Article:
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How to determine the convergence behavior of the sequence $x_{n}=\sqrt{n^{2}+11n+21}-\sqrt{n^{2}+6}$ and its limit?

My effort: I don't know where to begin.

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Hint: multiply and divide $x_n$ by $\sqrt{n^2+11n+21}+\sqrt{n^2+6}$

$\sqrt{n^2+11n+21}-\sqrt{n^2+6}= (\sqrt{n^2+11n+21}-\sqrt{n^2+6})({\sqrt{n^2+11n+21}+\sqrt{n^2+6}\over {\sqrt{n^2+11n+21}+\sqrt{n^2+6}}}$

$={{11n+15}\over{\sqrt{n^2+11n+21}+\sqrt{n^2+6}}}$. So the limit is $11/2$.

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Hint: Write $\sqrt{n^2+an+b}=n\sqrt{1+\frac an+\frac b{n^2}}$ and use Taylor expansion $\sqrt{1+x}=1+\frac12 x+O\left(x^2\right)$ as $x\to 0$.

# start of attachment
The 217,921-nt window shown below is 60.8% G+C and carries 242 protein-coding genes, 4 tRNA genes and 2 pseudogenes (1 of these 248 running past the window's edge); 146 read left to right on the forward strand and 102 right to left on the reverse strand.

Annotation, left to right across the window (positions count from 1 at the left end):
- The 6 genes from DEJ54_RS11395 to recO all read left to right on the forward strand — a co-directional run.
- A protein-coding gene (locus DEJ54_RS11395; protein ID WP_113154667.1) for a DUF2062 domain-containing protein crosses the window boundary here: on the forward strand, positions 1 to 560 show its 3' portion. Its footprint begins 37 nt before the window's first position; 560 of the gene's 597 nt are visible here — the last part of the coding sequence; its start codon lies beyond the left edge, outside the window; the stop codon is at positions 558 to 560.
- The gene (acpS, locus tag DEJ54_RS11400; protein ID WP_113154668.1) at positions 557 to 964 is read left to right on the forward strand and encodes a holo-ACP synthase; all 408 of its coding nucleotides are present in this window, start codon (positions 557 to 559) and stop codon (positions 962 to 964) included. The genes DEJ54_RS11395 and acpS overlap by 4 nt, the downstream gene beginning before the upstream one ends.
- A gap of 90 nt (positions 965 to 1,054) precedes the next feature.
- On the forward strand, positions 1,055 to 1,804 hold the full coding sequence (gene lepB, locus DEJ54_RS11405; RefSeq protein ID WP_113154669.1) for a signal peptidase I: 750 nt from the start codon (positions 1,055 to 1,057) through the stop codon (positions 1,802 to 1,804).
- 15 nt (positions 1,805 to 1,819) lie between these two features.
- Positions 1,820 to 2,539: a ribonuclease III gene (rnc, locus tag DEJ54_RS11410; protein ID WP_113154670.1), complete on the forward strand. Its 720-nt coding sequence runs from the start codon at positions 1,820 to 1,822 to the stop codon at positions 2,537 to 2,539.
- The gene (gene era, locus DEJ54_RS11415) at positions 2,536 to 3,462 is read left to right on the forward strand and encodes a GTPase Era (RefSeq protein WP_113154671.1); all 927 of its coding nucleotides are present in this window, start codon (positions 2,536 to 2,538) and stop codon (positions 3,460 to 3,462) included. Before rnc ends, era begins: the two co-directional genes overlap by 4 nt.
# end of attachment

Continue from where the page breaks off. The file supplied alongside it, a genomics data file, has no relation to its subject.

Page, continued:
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As G. Sassatelli and Zack Ni answered, Taylor series are very useful not only to get the limit but also how it is approached.

Using, for small $y$, $$\sqrt{1+y}=1+\frac{y}{2}-\frac{y^2}{8}+O\left(y^3\right)$$ then $$\sqrt{n^2+a n +b}=n \sqrt{1+\frac a n+\frac b {n^2}}=n\left(1+\frac{a}{2 n}+\frac{4b-{a^2}}{8n^2}+O\left(\frac{1}{n^3}\right)\right)$$ $$\sqrt{n^2+a n +b}=n+\frac{a}{2}+\frac{4b-{a^2}}{8n}+O\left(\frac{1}{n^2}\right)$$ So, using your numbers $$x_n=\frac{11}{2}-\frac{61}{8 n}+O\left(\frac{1}{n^2}\right)$$ For illustration purposes $$x_{10}=\sqrt{231}-\sqrt{106}\approx 4.90305$$ while the approximation gives $\frac{379}{80}\approx 4.73750$.

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